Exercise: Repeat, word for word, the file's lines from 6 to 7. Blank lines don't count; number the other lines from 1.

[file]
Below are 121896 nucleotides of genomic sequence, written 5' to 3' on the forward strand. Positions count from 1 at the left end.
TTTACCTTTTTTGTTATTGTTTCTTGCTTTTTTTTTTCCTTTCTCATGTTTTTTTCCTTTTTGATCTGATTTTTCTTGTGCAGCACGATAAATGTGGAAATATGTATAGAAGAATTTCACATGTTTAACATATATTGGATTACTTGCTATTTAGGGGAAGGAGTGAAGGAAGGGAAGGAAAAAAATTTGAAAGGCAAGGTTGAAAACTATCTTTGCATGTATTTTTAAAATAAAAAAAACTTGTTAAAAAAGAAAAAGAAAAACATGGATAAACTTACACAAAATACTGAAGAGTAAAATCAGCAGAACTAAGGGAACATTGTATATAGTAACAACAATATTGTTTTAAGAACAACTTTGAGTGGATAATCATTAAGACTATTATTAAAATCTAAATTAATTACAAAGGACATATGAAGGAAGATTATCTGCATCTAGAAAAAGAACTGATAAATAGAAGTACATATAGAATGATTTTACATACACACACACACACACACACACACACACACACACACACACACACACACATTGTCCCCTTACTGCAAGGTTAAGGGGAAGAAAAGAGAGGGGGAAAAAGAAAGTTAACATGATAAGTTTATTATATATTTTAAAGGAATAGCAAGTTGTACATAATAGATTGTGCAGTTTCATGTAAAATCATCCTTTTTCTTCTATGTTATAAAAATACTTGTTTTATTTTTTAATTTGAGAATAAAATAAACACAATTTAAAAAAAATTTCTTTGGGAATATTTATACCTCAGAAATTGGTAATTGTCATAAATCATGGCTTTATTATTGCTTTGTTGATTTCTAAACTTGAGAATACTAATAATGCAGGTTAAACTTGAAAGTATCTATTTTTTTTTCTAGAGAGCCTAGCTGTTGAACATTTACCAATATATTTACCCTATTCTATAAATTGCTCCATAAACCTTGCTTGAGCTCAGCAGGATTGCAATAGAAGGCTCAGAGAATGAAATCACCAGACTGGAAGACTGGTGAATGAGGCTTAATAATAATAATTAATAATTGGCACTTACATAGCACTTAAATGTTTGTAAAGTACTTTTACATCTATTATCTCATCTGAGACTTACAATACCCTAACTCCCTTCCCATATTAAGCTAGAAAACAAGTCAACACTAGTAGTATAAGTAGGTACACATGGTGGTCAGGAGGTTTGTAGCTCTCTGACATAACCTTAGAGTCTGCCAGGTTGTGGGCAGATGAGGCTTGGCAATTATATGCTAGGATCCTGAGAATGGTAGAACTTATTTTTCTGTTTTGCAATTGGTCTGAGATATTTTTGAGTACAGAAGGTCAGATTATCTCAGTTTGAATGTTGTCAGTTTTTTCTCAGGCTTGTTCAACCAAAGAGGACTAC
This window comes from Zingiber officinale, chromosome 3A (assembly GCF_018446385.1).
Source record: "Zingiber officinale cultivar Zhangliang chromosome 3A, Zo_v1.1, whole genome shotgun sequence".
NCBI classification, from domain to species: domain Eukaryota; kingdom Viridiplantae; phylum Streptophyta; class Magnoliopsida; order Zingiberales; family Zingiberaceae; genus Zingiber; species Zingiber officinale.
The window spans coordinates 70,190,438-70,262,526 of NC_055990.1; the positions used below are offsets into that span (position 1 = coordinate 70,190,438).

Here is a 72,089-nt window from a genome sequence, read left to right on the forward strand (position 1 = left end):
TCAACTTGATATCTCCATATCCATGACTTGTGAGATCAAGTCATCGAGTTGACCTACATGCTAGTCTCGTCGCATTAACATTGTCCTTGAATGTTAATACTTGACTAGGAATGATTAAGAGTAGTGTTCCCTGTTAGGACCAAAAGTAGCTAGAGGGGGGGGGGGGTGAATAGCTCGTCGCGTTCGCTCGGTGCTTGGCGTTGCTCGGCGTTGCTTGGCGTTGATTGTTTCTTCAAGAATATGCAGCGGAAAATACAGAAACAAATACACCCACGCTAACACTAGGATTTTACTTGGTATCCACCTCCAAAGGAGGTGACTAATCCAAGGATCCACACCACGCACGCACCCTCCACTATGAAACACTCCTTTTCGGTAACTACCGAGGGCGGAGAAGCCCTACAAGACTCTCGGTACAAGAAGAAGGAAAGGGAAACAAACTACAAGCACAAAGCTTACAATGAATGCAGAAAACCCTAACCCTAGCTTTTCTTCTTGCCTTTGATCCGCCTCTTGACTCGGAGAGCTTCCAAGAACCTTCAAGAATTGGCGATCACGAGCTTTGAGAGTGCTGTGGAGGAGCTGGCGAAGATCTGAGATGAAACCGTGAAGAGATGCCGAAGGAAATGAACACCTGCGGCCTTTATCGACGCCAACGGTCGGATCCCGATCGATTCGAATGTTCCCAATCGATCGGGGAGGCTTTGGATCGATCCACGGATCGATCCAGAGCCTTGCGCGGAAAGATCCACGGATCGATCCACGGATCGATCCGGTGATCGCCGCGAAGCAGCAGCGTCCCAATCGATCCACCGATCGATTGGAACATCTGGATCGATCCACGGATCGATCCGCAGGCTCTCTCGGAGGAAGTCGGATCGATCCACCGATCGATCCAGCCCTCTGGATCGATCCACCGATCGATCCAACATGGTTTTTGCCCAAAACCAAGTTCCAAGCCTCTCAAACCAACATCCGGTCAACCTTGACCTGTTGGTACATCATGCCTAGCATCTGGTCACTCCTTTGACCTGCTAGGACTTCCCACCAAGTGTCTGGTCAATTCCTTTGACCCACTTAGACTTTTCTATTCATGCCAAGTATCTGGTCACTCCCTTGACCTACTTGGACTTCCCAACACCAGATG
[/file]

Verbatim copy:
The window spans coordinates 70,190,438-70,262,526 of NC_055990.1; the positions used below are offsets into that span (position 1 = coordinate 70,190,438).

Here is a 72,089-nt window from a genome sequence, read left to right on the forward strand (position 1 = left end):